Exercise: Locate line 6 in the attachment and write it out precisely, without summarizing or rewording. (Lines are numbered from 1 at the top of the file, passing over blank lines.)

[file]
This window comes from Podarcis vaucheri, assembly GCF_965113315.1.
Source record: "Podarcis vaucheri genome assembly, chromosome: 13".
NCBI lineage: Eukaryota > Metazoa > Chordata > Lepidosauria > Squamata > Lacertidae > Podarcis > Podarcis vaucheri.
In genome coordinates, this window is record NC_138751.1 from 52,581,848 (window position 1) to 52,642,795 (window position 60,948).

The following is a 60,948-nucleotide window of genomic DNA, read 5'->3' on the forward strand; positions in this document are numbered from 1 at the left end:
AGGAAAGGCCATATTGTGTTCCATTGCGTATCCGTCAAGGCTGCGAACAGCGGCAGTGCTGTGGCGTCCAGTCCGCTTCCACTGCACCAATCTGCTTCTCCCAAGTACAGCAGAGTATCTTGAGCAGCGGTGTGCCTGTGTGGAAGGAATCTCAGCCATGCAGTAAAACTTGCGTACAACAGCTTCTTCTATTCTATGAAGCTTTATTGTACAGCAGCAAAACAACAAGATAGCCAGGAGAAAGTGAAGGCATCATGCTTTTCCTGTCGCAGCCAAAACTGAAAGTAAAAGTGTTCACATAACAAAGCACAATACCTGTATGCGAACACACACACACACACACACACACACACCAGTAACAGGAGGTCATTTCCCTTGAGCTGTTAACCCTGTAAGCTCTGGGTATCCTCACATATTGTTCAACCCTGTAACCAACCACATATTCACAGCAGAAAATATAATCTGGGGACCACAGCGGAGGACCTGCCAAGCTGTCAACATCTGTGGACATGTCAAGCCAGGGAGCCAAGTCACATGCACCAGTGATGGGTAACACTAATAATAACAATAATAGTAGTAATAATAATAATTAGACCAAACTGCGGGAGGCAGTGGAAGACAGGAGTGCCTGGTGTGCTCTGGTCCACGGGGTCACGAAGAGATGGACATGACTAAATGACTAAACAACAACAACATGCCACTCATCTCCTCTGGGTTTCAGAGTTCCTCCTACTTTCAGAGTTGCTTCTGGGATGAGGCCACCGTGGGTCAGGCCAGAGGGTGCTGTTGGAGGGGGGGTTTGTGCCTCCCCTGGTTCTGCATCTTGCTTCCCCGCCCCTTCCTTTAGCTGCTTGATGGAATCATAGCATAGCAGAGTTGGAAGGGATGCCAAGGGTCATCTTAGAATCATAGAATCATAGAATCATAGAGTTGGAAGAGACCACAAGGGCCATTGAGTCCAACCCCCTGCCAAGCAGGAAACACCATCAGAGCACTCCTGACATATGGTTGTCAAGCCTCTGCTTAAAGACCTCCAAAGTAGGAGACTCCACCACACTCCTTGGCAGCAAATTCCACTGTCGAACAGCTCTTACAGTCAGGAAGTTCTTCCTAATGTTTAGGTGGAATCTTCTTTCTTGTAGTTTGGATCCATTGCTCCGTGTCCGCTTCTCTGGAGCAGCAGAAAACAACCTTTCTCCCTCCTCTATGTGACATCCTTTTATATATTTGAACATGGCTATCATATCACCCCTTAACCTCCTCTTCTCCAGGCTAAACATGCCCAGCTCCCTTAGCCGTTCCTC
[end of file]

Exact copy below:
AGGAAAGGCCATATTGTGTTCCATTGCGTATCCGTCAAGGCTGCGAACAGCGGCAGTGCTGTGGCGTCCAGTCCGCTTCCACTGCACCAATCTGCTTCTCCCAAGTACAGCAGAGTATCTTGAGCAGCGGTGTGCCTGTGTGGAAGGAATCTCAGCCATGCAGTAAAACTTGCGTACAACAGCTTCTTCTATTCTATGAAGCTTTATTGTACAGCAGCAAAACAACAAGATAGCCAGGAGAAAGTGAAGGCATCATGCTTTTCCTGTCGCAGCCAAAACTGAAAGTAAAAGTGTTCACATAACAAAGCACAATACCTGTATGCGAACACACACACACACACACACACACACACCAGTAACAGGAGGTCATTTCCCTTGAGCTGTTAACCCTGTAAGCTCTGGGTATCCTCACATATTGTTCAACCCTGTAACCAACCACATATTCACAGCAGAAAATATAATCTGGGGACCACAGCGGAGGACCTGCCAAGCTGTCAACATCTGTGGACATGTCAAGCCAGGGAGCCAAGTCACATGCACCAGTGATGGGTAACACTAATAATAACAATAATAGTAGTAATAATAATAATTAGACCAAACTGCGGGAGGCAGTGGAAGACAGGAGTGCCTGGTGTGCTCTGGTCCACGGGGTCACGAAGAGATGGACATGACTAAATGACTAAACAACAACAACATGCCACTCATCTCCTCTGGGTTTCAGAGTTCCTCCTACTTTCAGAGTTGCTTCTGGGATGAGGCCACCGTGGGTCAGGCCAGAGGGTGCTGTTGGAGGGGGGGTTTGTGCCTCCCCTGGTTCTGCATCTTGCTTCCCCGCCCCTTCCTTTAGCTGCTTGATGGAATCATAGCATAGCAGAGTTGGAAGGGATGCCAAGGGTCATCTTAGAATCATAGAATCATAGAATCATAGAGTTGGAAGAGACCACAAGGGCCATTGAGTCCAACCCCCTGCCAAGCAGGAAACACCATCAGAGCACTCCTGACATATGGTTGTCAAGCCTCTGCTTAAAGACCTCCAAAGTAGGAGACTCCACCACACTCCTTGGCAGCAAATTCCACTGTCGAACAGCTCTTACAGTCAGGAAGTTCTTCCTAATGTTTAGGTGGAATCTTCTTTCTTGTAGTTTGGATCCATTGCTCCGTGTCCGCTTCTCTGGAGCAGCAGAAAACAACCTTTCTCCCTCCTCTATGTGACATCCTTTTATATATTTGAACATGGCTATCATATCACCCCTTAACCTCCTCTTCTCCAGGCTAAACATGCCCAGCTCCCTTAGCCGTTCCTC